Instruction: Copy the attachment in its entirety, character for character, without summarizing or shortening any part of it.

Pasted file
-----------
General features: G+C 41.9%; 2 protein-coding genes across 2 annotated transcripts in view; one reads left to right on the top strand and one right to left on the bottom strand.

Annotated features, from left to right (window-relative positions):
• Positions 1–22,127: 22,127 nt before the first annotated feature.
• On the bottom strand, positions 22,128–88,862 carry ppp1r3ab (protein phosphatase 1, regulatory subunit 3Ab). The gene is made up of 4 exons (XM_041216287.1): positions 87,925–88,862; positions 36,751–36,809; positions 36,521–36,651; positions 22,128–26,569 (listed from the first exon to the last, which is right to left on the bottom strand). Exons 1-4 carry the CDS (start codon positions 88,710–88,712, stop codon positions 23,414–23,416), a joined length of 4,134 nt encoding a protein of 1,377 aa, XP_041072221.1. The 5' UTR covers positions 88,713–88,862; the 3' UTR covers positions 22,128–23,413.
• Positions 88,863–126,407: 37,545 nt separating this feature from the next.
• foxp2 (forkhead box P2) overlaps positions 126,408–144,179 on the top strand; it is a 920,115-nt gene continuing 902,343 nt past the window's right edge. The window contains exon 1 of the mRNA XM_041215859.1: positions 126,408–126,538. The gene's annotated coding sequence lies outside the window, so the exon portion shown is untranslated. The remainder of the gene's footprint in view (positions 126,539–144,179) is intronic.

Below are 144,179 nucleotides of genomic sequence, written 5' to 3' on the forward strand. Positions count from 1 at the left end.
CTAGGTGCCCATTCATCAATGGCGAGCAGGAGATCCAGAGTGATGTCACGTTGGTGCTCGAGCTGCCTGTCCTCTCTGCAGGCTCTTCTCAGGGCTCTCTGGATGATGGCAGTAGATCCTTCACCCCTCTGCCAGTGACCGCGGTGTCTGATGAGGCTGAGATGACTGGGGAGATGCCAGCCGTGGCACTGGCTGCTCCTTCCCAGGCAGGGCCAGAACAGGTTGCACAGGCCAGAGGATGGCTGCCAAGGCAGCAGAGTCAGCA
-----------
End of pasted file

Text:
General features: G+C 41.9%; 2 protein-coding genes across 2 annotated transcripts in view; one reads left to right on the top strand and one right to left on the bottom strand.

Annotated features, from left to right (window-relative positions):
• Positions 1–22,127: 22,127 nt before the first annotated feature.
• On the bottom strand, positions 22,128–88,862 carry ppp1r3ab (protein phosphatase 1, regulatory subunit 3Ab). The gene is made up of 4 exons (XM_041216287.1): positions 87,925–88,862; positions 36,751–36,809; positions 36,521–36,651; positions 22,128–26,569 (listed from the first exon to the last, which is right to left on the bottom strand). Exons 1-4 carry the CDS (start codon positions 88,710–88,712, stop codon positions 23,414–23,416), a joined length of 4,134 nt encoding a protein of 1,377 aa, XP_041072221.1. The 5' UTR covers positions 88,713–88,862; the 3' UTR covers positions 22,128–23,413.
• Positions 88,863–126,407: 37,545 nt separating this feature from the next.
• foxp2 (forkhead box P2) overlaps positions 126,408–144,179 on the top strand; it is a 920,115-nt gene continuing 902,343 nt past the window's right edge. The window contains exon 1 of the mRNA XM_041215859.1: positions 126,408–126,538. The gene's annotated coding sequence lies outside the window, so the exon portion shown is untranslated. The remainder of the gene's footprint in view (positions 126,539–144,179) is intronic.

Below are 144,179 nucleotides of genomic sequence, written 5' to 3' on the forward strand. Positions count from 1 at the left end.
CTAGGTGCCCATTCATCAATGGCGAGCAGGAGATCCAGAGTGATGTCACGTTGGTGCTCGAGCTGCCTGTCCTCTCTGCAGGCTCTTCTCAGGGCTCTCTGGATGATGGCAGTAGATCCTTCACCCCTCTGCCAGTGACCGCGGTGTCTGATGAGGCTGAGATGACTGGGGAGATGCCAGCCGTGGCACTGGCTGCTCCTTCCCAGGCAGGGCCAGAACAGGTTGCACAGGCCAGAGGATGGCTGCCAAGGCAGCAGAGTCAGCA